Hi, My name is Eddie and I’m originally from Hawaii.I’m now living in Japan and also looking into shaping surfboards. At this time I’m riding for a company is Japan and my sponsor is shaping my boards with old small wave templates.I’ve been searching for templates myself.I’ll give you some advice.You should try to make a template on your own.I think if you can’t build a template then how can you shape.Plus when Icame to Japan I brought 3 Wade Tokoro surfboards with me that demolished the waves back home.But when I surfed the same boards in Japan they didn’t work well at all.The tails on my board were very narrow and had to much rocker.The point is you dont need another persons template.You can design it yourself.The easiest way to start is to make a half template.Quarter templates suck.Plus you can judge your rail line alot easier.Anyway take your thin template wood use one side of your board as the half of your surfboard.Then measure the length of your surfboard to be.I don’t know how much you know about surfboards but I’ll give you some more advice.when you make you template think about what kind of waves you’ll be ridingbecause it’s very important when shaping a template.Look at some of your local breaks surfers boards.Find out the nose width,centers width and tail width.Researching your local surfers dimensions is the best way to get started with your template.I’ve made 2 templates and gave them to my sponsor as presents and I tell you what.Both templates I made into boards and both boards killed.This year I’ve finaled almost all my contests.Making a template is really easy it’s the dimensions that count.After that it your rocker,rails,and your fin placement that’s going to make your template come alive.If you really need help making a template then E-mail me back and I’ll send you to a site that will help you step by step.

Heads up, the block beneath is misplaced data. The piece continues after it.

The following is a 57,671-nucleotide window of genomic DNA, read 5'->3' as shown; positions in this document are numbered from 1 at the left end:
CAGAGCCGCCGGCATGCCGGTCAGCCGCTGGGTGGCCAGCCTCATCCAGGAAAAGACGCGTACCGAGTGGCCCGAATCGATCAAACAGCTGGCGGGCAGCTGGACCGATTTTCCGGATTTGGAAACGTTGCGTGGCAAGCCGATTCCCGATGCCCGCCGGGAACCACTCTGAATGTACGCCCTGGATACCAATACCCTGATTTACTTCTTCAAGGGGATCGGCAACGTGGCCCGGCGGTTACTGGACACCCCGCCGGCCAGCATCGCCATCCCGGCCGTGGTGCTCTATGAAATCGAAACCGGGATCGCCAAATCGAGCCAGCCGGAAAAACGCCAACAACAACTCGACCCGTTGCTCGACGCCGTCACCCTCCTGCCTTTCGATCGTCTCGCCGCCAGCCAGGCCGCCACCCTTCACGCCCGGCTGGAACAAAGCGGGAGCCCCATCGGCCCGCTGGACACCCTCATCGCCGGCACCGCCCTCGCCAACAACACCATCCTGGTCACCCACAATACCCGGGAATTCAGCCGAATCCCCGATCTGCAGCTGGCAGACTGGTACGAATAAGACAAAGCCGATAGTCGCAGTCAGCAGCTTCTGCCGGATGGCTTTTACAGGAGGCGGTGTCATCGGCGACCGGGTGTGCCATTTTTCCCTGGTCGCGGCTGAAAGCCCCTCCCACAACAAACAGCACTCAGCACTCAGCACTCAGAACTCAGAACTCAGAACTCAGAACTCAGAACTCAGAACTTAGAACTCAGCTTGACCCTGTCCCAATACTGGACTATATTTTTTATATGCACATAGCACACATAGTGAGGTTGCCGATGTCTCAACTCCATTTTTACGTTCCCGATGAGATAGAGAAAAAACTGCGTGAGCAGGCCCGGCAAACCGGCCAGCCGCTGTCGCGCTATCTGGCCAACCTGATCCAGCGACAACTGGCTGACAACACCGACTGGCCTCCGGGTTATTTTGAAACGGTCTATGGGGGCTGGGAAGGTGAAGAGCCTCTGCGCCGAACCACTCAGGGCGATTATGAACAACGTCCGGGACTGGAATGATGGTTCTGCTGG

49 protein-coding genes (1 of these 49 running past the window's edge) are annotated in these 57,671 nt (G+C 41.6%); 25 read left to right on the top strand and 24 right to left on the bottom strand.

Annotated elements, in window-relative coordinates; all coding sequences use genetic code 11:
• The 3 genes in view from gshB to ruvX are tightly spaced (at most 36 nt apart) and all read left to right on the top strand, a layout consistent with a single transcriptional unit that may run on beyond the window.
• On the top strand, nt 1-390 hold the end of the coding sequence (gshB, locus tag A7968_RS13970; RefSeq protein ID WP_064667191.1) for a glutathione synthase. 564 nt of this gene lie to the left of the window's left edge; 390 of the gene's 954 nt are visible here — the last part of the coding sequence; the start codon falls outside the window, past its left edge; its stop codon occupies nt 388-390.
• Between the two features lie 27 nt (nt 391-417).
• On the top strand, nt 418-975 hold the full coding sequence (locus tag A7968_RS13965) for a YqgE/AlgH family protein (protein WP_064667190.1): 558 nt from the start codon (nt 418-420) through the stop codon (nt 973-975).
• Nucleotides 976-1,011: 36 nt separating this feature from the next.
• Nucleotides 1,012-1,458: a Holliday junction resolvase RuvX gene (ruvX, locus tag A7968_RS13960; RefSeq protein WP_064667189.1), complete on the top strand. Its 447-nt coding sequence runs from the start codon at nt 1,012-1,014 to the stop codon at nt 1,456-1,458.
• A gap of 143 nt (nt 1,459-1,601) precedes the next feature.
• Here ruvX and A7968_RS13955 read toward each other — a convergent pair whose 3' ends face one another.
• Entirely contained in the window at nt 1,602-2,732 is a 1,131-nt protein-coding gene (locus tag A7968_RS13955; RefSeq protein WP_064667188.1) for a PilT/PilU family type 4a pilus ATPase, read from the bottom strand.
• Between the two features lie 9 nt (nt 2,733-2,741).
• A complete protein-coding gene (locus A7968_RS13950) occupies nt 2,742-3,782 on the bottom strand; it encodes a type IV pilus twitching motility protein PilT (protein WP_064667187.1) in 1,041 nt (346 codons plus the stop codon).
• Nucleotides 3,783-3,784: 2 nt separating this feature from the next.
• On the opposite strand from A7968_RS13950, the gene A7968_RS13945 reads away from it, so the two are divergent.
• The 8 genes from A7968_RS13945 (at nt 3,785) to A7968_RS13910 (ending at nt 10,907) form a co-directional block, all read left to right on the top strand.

thanks eddie of hawaii/japan i understand the concept of making a template but i can’t get that perfect curve i always seem to acquire a small dip somewhere in my line. it is probably something very elementary that i am overlooking maybe that website you mentioned could help me. just a rookie but willing to put in the time and effort to figure it out. i think i need to cut it a bit outside the line then file it down ? don’t worry i am only shaping boards for people i know who are just starting out and need an inexpensive first board. i am not trying to compete at a higher level yet. need a few more years experience before i test the market. i appreciate your input.

quarter templates suck?? Maybe im the only one but they are my favorite. Im not confined to one full template that way i can mix and match. I have allot more fun making boards with quaret templates takes a lil more time but you have more options. Mid section or this boars nose of that tail of anouther… then testing it is the best part of all. but if you got a board yo really like and wanna duplicate half template is that way to go. Just thought id share… good luck makin your boards

daniel, with practice i’m sure you could draw some fine templates. there are simple tools to help get a smooth, continuous curve. try checking the archives for fishing poles or something along those lines. another trick is to use a full length mirror to look at the reflected image of your template. looking at the reverse image, you may see bumps and problem areas that you didn’t notice at first glance. If you’re intent on buying a pre-made template, click on the link at the end of this message. good luck! http://www.transmediapublishing.com/site/pages/otherproducts.html

Get a computer program, draw a french curve, click and start pulling the handles…